David Bellos has an article in The Independent (actually an extract from his book Is That A Fish In Your Ear: Translation and the Meaning of Everything), “How Google Translate Works,” that makes some interesting points but also has some problems, which Asya Pereltsvaig has dealt with in a post at her blog Languages of the World. I especially like her conclusion:
If you, like David Bellos, think that human translators store sentences they’ve already translated, try this little experiment. When you are in the middle of a conversation or discussion with someone, stop them and ask them to repeat verbatim the previous sentence they’ve just said. Chances are, they will remember the “pure meaning” of what they said, but not verbatim how they said it. (You might want to wear a wire in order to confirm!). In the off-chance that you get a correct response, as rare as that is, next time ask you interlocutor to repeat verbatim the third sentence back from where you stop them. I’ve tried many times, and always got a negative result (and a stare of incomprehension to go with it!). When you scare all your friends off with your little crazy experiments, try it on yourself — just stop suddenly and think what your sentence three sentences ago was, verbatim.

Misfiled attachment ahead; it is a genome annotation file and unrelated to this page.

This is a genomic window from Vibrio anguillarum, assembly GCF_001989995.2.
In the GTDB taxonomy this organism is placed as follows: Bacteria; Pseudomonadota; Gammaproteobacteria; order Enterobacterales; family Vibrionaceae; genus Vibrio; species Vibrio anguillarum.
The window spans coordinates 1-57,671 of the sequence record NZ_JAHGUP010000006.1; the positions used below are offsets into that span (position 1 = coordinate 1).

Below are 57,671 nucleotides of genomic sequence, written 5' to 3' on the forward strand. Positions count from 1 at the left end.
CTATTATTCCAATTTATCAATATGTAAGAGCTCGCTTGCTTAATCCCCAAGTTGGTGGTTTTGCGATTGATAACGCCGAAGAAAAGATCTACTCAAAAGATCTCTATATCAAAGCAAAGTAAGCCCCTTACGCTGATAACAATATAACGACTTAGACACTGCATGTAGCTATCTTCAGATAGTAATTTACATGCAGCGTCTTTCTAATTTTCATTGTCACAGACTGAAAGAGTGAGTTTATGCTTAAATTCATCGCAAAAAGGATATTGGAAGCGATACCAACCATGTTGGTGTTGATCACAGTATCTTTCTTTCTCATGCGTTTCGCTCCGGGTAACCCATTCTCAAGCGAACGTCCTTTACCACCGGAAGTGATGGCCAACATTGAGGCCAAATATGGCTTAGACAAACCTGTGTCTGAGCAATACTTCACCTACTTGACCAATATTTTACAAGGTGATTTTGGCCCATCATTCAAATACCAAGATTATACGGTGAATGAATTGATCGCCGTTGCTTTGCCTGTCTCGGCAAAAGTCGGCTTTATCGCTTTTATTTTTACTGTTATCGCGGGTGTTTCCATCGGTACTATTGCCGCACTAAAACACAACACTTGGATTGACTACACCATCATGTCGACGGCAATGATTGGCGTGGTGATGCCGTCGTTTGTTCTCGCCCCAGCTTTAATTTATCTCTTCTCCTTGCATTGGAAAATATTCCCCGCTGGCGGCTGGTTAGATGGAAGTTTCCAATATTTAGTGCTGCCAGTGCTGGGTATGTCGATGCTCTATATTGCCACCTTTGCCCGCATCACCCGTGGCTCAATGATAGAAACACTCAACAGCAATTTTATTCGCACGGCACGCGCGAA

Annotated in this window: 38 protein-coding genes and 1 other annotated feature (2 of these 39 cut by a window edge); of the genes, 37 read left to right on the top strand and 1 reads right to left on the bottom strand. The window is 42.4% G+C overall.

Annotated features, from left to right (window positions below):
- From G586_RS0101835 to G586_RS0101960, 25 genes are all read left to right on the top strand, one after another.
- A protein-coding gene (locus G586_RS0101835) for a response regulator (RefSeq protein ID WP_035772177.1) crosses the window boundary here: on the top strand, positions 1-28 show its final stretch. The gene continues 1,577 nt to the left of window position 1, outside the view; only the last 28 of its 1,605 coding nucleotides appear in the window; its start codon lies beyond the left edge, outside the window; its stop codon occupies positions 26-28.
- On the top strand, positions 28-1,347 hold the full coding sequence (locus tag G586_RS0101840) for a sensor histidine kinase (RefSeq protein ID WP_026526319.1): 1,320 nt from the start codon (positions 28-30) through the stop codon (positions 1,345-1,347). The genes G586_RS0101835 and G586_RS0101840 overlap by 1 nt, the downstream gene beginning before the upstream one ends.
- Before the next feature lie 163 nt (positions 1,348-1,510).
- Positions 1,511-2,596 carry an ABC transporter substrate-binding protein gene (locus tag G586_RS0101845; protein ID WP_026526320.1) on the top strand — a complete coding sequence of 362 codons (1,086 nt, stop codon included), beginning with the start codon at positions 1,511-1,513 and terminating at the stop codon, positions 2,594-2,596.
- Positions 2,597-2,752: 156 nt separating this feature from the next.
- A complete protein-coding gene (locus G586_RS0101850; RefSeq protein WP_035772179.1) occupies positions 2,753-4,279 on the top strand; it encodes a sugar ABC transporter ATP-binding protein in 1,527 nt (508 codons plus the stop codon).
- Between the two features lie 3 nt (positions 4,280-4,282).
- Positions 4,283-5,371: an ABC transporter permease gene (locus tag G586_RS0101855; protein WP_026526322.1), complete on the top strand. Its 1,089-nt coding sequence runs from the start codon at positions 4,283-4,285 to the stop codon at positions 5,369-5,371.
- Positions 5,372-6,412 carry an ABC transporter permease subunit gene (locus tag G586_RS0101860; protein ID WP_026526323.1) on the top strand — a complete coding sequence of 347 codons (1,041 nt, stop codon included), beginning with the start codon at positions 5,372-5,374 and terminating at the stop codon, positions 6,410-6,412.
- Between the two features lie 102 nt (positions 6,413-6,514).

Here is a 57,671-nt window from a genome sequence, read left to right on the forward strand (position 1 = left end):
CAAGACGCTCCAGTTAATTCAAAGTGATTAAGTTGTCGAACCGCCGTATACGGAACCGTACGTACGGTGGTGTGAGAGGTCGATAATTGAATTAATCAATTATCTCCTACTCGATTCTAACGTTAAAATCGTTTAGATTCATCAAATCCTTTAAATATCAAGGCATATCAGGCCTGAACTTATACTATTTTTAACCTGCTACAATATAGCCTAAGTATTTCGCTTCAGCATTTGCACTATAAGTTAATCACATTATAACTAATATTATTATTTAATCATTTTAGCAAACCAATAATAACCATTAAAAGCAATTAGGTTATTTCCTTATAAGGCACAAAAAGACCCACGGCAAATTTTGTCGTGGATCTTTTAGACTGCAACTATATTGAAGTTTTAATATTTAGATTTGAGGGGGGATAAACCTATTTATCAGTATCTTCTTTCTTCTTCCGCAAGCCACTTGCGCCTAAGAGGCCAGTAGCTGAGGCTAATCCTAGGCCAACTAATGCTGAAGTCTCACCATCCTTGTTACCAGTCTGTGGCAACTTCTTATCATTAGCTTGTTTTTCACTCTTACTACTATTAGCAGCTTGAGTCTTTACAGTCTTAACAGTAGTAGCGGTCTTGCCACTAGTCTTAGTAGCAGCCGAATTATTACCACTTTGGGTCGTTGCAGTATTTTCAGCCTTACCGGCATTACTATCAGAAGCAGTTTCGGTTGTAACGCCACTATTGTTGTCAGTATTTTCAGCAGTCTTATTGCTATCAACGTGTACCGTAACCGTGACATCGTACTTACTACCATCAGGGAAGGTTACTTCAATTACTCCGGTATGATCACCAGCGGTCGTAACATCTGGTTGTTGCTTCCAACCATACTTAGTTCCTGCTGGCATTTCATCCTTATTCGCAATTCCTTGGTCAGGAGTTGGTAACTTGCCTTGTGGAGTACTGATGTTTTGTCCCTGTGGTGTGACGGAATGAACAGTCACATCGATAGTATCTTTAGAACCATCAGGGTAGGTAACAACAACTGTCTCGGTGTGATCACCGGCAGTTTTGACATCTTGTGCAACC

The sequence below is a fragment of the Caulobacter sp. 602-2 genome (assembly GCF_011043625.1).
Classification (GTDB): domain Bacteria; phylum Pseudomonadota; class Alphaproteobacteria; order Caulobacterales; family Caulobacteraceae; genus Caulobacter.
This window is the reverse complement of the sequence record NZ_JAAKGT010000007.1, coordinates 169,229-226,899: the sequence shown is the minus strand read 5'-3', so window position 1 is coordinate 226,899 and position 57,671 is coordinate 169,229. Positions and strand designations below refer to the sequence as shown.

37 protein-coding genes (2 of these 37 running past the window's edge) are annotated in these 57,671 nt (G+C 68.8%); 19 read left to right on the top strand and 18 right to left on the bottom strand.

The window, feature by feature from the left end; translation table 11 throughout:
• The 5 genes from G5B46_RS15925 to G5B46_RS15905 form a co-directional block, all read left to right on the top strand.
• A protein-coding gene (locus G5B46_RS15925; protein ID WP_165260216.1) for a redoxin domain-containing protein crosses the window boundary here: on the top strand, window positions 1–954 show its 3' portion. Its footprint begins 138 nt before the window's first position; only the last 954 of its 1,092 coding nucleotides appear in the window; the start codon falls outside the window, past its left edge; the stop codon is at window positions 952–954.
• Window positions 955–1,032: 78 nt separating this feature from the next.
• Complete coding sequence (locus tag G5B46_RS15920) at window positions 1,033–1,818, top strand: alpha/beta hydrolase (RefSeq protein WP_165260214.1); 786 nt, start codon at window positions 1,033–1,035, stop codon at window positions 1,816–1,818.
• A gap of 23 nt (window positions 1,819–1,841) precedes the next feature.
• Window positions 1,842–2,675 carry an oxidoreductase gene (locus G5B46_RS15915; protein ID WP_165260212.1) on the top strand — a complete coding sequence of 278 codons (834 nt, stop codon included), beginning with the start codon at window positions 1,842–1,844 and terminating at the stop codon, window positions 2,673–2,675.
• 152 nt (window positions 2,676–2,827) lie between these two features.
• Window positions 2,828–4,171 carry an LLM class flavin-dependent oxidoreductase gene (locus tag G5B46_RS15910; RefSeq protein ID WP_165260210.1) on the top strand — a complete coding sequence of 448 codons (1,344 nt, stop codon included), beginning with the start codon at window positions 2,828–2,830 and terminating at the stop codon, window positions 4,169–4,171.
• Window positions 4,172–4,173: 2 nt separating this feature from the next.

What this experiment will convince you of, I am sure, is that, contrary to David Bellos’s beliefs, even if we “encounter the same needs, feel the same fears, desires and sensations at every turn”, we do not “say the same things over and over again”, at least not in exactly the same way. Although when I debate the merits of machine translation with its advocates, it does seem to me that we do.